If you don’t have the budget for something like Golden Egg then I do recommend getting some chapters critiqued with The Children’s Book Circle – who offer events at reasonable prices with professional editors – also conferences, SCBWI and other writer events often have the opportunity for one to one’s and many of them have scholarships or assisted places. And there’s always the option of using a crit group or partner to help you hone your words. And read, there are some brilliant books out there on writing and masses of stuff on the internet…plus social media is your friend..opportunities, competitions and special offers are often listed on twitter.

You can find out more about The Golden Egg Academy here –



Which writers inspire you? How did you decide to write for middle grade? How do you decide which ideas to grow into a story?What do you do to develop your characters?Tell me about Mold and the Poison Plot and what made you tell this tale?Who have been your champions and what difference did they make?

I’m inspired by Frances Hardinge, Katherine Rundell, Laini Taylor, Leigh Bardugo, Cressida Cowell, Jonathan Stroud and so many more because their books are brim full of imagination and transport me to other worlds that feel entirely real and solid.

I didn’t really DECIDE to write for MG – as I said, I started writing for my son who was around 9 or 10 at the time and I realised it was the PERFECT place for me. That age group is a delight to write for, anything is possible and the stories are full of adventure and heart and while they can be dark there’s usually a positive and uplifting aspect too. Previously I’d always tried to write for teens or adults but they always felt stilted and awkward but writing for children was a natural fit so I’m really glad I found my place there!

It’s not easy deciding which ideas to pursue, often I’ll have a few ideas playing around at the same time and I’ll drift between them making notes and thinking. Usually the thing that will start me writing one particular idea is when I find the voice that works. Some projects do shout louder than others but mostly I think ideas are just waiting their turn…my next book is a fresh version of one of the first manuscripts I wrote…the idea was always good, it just needed to wait for a while before it was ready!

I do quite a lot of work on characters – usually I find I have to draft it out once so the characters can reveal themselves a little on the page, then I’ll dig down into their motivations and make sure they hold their own within the story.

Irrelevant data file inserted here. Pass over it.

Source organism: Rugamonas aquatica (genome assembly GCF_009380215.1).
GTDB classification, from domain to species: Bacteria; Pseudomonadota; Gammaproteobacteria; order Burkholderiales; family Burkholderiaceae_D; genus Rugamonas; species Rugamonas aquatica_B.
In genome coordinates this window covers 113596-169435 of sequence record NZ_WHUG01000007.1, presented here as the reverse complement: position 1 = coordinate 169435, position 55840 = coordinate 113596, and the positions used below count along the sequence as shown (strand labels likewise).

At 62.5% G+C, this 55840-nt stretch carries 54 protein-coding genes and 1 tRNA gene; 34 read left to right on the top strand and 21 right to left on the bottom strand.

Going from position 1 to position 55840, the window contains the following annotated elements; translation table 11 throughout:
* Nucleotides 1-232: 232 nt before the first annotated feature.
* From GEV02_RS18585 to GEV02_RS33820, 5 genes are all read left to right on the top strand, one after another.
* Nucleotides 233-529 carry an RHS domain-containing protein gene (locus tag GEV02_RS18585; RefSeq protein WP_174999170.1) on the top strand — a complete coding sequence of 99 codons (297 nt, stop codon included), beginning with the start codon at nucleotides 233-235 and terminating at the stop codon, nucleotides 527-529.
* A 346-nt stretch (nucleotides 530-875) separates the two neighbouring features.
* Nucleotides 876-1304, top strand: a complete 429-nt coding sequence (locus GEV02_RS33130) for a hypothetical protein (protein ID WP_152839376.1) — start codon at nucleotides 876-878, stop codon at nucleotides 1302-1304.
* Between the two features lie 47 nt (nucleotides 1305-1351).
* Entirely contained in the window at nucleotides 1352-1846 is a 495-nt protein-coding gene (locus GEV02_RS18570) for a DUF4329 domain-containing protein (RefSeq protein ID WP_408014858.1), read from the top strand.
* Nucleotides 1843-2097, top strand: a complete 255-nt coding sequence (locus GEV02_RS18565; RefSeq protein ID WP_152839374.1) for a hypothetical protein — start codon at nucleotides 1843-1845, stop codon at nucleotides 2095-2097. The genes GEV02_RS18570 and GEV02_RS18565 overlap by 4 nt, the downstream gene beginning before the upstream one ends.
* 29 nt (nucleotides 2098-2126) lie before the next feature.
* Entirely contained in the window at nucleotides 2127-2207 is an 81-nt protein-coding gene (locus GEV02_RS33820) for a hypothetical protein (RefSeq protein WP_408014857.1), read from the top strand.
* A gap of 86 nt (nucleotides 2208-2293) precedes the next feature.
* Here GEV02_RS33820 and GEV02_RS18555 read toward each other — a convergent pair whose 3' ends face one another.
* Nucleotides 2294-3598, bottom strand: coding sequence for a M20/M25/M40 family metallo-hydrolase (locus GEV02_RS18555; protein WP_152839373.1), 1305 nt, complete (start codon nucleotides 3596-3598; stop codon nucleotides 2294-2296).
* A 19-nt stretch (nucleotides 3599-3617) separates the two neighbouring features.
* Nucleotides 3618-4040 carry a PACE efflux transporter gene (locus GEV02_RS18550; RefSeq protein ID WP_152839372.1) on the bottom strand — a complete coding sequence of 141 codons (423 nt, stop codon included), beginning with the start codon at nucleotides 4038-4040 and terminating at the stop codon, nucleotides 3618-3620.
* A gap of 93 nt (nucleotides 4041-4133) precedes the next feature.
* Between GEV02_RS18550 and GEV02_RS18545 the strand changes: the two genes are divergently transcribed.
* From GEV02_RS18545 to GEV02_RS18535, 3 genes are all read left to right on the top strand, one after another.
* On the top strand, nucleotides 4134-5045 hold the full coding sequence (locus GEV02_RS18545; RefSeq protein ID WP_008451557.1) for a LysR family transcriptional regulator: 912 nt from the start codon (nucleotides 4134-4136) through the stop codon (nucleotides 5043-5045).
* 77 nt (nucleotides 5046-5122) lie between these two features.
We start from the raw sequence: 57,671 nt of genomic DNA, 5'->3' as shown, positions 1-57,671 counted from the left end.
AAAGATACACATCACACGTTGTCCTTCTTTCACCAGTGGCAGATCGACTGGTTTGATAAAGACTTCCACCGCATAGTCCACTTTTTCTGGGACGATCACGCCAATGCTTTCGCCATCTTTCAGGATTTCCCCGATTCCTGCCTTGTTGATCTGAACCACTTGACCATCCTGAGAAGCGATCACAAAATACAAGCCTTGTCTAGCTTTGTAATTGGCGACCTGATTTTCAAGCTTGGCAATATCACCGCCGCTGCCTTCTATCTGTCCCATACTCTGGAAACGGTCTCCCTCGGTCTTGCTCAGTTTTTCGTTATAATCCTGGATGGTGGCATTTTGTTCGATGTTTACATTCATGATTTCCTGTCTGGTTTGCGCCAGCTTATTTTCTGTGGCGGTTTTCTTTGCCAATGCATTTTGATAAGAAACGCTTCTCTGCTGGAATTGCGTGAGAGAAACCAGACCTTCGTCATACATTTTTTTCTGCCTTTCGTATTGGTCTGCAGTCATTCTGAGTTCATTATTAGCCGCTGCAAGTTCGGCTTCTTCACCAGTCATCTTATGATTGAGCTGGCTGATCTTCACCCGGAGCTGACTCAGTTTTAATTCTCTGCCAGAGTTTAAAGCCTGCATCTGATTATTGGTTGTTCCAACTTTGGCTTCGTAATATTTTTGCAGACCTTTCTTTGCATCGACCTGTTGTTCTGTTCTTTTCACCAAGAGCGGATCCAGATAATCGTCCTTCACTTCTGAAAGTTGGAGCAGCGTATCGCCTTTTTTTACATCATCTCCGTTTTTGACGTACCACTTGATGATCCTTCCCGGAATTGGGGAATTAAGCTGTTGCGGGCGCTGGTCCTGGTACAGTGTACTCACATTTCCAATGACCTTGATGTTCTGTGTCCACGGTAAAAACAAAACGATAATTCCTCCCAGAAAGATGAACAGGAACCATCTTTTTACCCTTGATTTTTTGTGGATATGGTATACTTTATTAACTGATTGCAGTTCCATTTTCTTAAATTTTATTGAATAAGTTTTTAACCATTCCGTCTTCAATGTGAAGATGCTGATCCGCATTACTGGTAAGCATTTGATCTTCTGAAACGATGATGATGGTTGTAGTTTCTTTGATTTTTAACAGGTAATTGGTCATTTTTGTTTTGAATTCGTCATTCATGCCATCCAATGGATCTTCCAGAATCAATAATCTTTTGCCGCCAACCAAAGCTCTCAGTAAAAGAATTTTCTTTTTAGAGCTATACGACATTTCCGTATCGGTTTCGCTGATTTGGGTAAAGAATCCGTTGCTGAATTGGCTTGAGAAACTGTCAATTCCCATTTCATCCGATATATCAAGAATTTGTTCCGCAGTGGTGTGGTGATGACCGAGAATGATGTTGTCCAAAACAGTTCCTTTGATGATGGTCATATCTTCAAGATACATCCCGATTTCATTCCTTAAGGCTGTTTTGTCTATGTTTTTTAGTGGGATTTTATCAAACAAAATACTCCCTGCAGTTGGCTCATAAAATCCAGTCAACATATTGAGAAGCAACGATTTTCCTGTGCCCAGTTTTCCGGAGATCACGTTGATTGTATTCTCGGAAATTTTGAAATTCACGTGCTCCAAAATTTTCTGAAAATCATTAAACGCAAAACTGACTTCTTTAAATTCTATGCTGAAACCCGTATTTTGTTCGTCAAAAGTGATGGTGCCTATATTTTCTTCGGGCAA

I’ve been known to sketch my characters but I’m a terrible artist so I’d never show them to anyone.

I also often do timelines and histories for my world and how my characters fit into it. I think it’s really worth investing time into characters because nothing works without them – the best plot in the world means nothing if your characters don’t inspire and engage the reader.

The idea for Mold came all of a sudden when I was editing another manuscript and demanded my attention. I plotted it out in a day and drafted it in three months and it was huge fun to write.

There is much of me and my own issues in this book.

Some of which were subconscious – eg Mold lives in the Dregs – a close but deprived community of misfits looked down upon by their richer more privileged neighbours – is a barely disguised reference to the council estate where I grew up.

Some of the issues were conscious though – eg Mold has a big nose as do I. Having been teased and self conscious about it most of my life I realised that the media has always portrayed villains as having big noses, while the heroes, most especially the Disney princesses for example have tiny, perfect little noses. I decided to make Mold’s nose special and give him an amazing sense of smell which he must use to help save his guardian Aggy from the hangman’s noose and discover the truth behind the Poison Plot. To make all heroes handsome and villains ugly or disfigured is lazy, dangerous stereotyping and I think children need to see better from us.

There is also a strong theme of diversity and tolerance in the history of Pellegarno and the different people that lived there – I didn’t plan it necessarily but my own feelings seeped through and it soon became an intrinsic part of the story and Mold himself.